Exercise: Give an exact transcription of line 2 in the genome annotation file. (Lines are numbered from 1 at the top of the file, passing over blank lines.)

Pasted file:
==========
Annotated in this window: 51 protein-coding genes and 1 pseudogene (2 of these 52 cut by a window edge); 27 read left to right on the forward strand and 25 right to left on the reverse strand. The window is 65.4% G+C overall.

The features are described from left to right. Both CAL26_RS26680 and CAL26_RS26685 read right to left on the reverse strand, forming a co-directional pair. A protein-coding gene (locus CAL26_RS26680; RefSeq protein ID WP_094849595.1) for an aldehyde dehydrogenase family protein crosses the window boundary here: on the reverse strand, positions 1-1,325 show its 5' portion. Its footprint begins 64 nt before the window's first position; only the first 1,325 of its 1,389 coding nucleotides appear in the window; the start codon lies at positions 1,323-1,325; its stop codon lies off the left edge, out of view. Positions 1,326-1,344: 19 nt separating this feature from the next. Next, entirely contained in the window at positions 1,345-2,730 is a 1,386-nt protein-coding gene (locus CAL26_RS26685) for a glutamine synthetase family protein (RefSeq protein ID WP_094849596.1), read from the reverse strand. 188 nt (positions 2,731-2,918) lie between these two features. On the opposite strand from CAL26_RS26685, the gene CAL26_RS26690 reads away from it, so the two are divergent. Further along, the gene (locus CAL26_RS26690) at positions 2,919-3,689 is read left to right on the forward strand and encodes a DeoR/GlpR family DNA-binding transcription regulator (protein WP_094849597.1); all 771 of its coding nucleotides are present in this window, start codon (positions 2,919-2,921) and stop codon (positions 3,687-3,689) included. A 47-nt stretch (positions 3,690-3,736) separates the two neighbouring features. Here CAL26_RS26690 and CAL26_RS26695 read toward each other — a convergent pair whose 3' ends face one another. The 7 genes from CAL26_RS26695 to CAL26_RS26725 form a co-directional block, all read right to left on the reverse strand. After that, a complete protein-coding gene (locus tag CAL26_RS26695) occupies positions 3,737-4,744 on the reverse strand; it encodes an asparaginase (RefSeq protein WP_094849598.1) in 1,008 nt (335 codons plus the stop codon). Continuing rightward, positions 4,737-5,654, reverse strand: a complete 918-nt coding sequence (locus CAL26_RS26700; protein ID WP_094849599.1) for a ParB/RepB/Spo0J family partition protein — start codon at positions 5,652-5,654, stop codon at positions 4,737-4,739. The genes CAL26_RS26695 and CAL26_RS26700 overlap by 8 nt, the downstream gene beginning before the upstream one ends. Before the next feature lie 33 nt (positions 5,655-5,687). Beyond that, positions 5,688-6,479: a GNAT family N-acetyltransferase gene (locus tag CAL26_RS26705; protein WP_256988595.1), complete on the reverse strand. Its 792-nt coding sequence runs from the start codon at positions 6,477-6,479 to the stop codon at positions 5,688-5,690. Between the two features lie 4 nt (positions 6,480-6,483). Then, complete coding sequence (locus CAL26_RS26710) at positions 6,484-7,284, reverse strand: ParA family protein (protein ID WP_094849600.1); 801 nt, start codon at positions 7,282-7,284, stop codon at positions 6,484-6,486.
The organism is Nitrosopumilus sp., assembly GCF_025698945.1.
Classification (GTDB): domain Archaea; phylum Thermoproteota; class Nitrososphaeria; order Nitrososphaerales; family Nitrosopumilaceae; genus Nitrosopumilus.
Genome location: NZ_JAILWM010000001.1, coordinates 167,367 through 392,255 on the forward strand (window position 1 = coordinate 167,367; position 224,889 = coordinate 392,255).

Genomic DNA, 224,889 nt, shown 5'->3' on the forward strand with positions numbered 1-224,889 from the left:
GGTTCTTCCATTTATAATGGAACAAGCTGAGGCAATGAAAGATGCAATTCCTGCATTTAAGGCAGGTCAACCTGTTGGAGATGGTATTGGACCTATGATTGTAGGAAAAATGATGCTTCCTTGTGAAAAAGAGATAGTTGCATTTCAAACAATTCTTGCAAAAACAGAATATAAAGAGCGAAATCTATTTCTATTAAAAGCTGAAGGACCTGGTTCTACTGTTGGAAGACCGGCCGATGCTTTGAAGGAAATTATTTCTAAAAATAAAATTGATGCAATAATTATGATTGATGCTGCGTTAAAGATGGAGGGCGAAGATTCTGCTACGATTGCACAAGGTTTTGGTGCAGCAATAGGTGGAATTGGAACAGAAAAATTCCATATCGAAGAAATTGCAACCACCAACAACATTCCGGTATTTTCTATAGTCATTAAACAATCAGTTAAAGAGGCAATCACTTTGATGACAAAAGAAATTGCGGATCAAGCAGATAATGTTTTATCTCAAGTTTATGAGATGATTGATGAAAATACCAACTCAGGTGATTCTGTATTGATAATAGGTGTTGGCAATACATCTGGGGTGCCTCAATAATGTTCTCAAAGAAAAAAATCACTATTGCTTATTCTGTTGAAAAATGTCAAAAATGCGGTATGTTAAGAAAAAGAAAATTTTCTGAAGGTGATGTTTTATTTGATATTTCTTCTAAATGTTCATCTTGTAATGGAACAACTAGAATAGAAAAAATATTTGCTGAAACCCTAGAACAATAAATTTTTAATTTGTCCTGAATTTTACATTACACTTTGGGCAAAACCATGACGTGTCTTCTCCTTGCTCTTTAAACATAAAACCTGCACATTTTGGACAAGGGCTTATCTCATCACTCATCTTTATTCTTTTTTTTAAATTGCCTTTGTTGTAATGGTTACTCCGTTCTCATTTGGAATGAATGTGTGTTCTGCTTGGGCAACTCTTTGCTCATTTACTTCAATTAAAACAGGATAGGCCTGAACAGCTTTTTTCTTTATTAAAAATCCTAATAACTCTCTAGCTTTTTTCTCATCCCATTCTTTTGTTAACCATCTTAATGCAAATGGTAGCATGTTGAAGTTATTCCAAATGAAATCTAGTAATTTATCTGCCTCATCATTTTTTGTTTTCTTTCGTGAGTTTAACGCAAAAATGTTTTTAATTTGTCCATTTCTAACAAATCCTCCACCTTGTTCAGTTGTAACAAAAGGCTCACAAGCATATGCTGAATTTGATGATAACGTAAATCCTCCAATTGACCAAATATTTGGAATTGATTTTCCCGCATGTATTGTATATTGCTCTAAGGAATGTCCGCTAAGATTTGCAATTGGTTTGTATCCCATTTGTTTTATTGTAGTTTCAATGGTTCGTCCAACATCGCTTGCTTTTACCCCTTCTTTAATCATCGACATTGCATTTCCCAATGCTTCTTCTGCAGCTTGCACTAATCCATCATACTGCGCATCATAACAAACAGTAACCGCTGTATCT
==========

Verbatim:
The features are described from left to right. Both CAL26_RS26680 and CAL26_RS26685 read right to left on the reverse strand, forming a co-directional pair. A protein-coding gene (locus CAL26_RS26680; RefSeq protein ID WP_094849595.1) for an aldehyde dehydrogenase family protein crosses the window boundary here: on the reverse strand, positions 1-1,325 show its 5' portion. Its footprint begins 64 nt before the window's first position; only the first 1,325 of its 1,389 coding nucleotides appear in the window; the start codon lies at positions 1,323-1,325; its stop codon lies off the left edge, out of view. Positions 1,326-1,344: 19 nt separating this feature from the next. Next, entirely contained in the window at positions 1,345-2,730 is a 1,386-nt protein-coding gene (locus CAL26_RS26685) for a glutamine synthetase family protein (RefSeq protein ID WP_094849596.1), read from the reverse strand. 188 nt (positions 2,731-2,918) lie between these two features. On the opposite strand from CAL26_RS26685, the gene CAL26_RS26690 reads away from it, so the two are divergent. Further along, the gene (locus CAL26_RS26690) at positions 2,919-3,689 is read left to right on the forward strand and encodes a DeoR/GlpR family DNA-binding transcription regulator (protein WP_094849597.1); all 771 of its coding nucleotides are present in this window, start codon (positions 2,919-2,921) and stop codon (positions 3,687-3,689) included. A 47-nt stretch (positions 3,690-3,736) separates the two neighbouring features. Here CAL26_RS26690 and CAL26_RS26695 read toward each other — a convergent pair whose 3' ends face one another. The 7 genes from CAL26_RS26695 to CAL26_RS26725 form a co-directional block, all read right to left on the reverse strand. After that, a complete protein-coding gene (locus tag CAL26_RS26695) occupies positions 3,737-4,744 on the reverse strand; it encodes an asparaginase (RefSeq protein WP_094849598.1) in 1,008 nt (335 codons plus the stop codon). Continuing rightward, positions 4,737-5,654, reverse strand: a complete 918-nt coding sequence (locus CAL26_RS26700; protein ID WP_094849599.1) for a ParB/RepB/Spo0J family partition protein — start codon at positions 5,652-5,654, stop codon at positions 4,737-4,739. The genes CAL26_RS26695 and CAL26_RS26700 overlap by 8 nt, the downstream gene beginning before the upstream one ends. Before the next feature lie 33 nt (positions 5,655-5,687). Beyond that, positions 5,688-6,479: a GNAT family N-acetyltransferase gene (locus tag CAL26_RS26705; protein WP_256988595.1), complete on the reverse strand. Its 792-nt coding sequence runs from the start codon at positions 6,477-6,479 to the stop codon at positions 5,688-5,690. Between the two features lie 4 nt (positions 6,480-6,483). Then, complete coding sequence (locus CAL26_RS26710) at positions 6,484-7,284, reverse strand: ParA family protein (protein ID WP_094849600.1); 801 nt, start codon at positions 7,282-7,284, stop codon at positions 6,484-6,486.